Exploring program quality factors that impact child services in Migrant and Seasonal Head Start Programs Open Access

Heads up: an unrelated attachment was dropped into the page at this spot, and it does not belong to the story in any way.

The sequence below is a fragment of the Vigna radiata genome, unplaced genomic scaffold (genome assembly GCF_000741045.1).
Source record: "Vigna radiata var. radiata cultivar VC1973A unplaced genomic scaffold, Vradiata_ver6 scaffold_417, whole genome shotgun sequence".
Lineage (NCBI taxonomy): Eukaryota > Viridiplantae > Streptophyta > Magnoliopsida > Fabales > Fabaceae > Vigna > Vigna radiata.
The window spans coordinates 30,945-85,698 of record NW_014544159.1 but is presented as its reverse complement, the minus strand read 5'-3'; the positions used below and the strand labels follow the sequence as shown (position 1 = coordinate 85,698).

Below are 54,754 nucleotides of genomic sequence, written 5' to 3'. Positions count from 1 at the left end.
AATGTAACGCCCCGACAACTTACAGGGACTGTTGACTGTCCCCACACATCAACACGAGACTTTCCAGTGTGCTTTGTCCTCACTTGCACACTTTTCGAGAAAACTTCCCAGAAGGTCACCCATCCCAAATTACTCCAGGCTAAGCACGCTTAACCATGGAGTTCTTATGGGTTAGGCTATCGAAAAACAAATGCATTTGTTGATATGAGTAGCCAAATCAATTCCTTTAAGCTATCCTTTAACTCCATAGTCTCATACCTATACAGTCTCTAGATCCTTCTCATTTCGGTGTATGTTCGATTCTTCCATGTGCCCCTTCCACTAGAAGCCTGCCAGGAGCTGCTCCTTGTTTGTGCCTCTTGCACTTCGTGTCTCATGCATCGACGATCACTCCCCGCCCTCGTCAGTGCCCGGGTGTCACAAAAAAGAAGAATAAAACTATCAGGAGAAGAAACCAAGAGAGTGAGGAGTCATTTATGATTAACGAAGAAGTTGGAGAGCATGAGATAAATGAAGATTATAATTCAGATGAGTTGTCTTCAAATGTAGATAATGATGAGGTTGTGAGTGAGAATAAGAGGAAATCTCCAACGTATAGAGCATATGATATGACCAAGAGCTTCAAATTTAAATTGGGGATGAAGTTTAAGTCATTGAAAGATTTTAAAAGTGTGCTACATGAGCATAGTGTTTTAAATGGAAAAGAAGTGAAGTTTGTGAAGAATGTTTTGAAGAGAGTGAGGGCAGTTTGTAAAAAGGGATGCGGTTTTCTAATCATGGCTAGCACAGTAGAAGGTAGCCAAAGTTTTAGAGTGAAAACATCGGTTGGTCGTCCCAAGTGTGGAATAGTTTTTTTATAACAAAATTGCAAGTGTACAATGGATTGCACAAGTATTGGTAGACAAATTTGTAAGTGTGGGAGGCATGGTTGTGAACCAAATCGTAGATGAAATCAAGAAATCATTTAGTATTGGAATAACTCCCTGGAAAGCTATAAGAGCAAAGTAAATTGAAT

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Estimates of the farmworker population are difficult to document, however estimates suggest each year approximately 4.2 million workers and families leave their homes to "follow the crops." Young children, between the ages of birth to 5 are not excluded from the migrant process which imposes both physical and mental stresses on these children. Studies have shown that the dental and overall health status of migrant farmworker children is significantly worse than the national average and represents a public health disparity in need of attention. The present study addresses the following three objectives: (1) examine the characteristics associated with Migrant and Seasonal Head Start (MSHS) programs that assure that health services are provided to children; (2) explore the relationship between MSHS program characteristics and program health service outcomes; (3) analyze case studies to provide recommendations to policy makers and MSHS service providers to assist MSHS programs in the provision of health services. For this study, surveys of all MSHS directors were quantitatively analyzed to examine the project aims and ascertain those MSHS programs that could be qualified as high and low performing programs. Qualitative interviews were conducted with health services coordinators in a subset of both high- and low-performing MSHS sites as part of a case study approach. Notes were coded and thematic analysis was conducted. The survey results showed that a significant number of children did not receive mandated dental and medical services, and that variables such as language spoken by staff and age of children are statistically related to health services outcomes. Interview results suggest that staff language skills, staff ability to work with children of varying ages, community collaborations, and having a seasoned health service coordinator are all related to program performance. Findings from this study suggest that MSHS programs could increase the number of children receiving health services by increasing staff who are fluent in languages spoken by MSHS children and families and trained to work with children of varying ages, establishing community collaborations, and working to retain health service coordinators.